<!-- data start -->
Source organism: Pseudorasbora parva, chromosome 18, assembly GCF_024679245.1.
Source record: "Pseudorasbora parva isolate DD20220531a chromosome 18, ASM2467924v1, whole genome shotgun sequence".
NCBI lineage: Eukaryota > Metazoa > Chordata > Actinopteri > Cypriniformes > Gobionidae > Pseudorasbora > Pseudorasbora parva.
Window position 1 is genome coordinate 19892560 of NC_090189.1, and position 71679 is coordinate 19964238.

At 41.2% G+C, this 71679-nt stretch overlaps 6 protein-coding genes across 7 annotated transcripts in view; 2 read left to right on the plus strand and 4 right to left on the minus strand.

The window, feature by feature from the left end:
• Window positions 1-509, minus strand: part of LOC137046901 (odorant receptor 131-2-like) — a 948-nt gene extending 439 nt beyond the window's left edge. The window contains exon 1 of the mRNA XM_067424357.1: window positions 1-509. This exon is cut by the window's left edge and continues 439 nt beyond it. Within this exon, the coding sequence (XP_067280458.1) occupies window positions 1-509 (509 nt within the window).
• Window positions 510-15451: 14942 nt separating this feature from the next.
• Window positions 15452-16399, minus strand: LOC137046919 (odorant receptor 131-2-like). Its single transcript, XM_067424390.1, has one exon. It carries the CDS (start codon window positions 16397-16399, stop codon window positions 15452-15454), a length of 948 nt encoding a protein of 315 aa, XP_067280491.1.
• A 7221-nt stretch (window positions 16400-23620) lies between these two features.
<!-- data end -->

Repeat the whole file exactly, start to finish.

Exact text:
Source organism: Pseudorasbora parva, chromosome 18, assembly GCF_024679245.1.
Source record: "Pseudorasbora parva isolate DD20220531a chromosome 18, ASM2467924v1, whole genome shotgun sequence".
NCBI lineage: Eukaryota > Metazoa > Chordata > Actinopteri > Cypriniformes > Gobionidae > Pseudorasbora > Pseudorasbora parva.
Window position 1 is genome coordinate 19892560 of NC_090189.1, and position 71679 is coordinate 19964238.

At 41.2% G+C, this 71679-nt stretch overlaps 6 protein-coding genes across 7 annotated transcripts in view; 2 read left to right on the plus strand and 4 right to left on the minus strand.

The window, feature by feature from the left end:
• Window positions 1-509, minus strand: part of LOC137046901 (odorant receptor 131-2-like) — a 948-nt gene extending 439 nt beyond the window's left edge. The window contains exon 1 of the mRNA XM_067424357.1: window positions 1-509. This exon is cut by the window's left edge and continues 439 nt beyond it. Within this exon, the coding sequence (XP_067280458.1) occupies window positions 1-509 (509 nt within the window).
• Window positions 510-15451: 14942 nt separating this feature from the next.
• Window positions 15452-16399, minus strand: LOC137046919 (odorant receptor 131-2-like). Its single transcript, XM_067424390.1, has one exon. It carries the CDS (start codon window positions 16397-16399, stop codon window positions 15452-15454), a length of 948 nt encoding a protein of 315 aa, XP_067280491.1.
• A 7221-nt stretch (window positions 16400-23620) lies between these two features.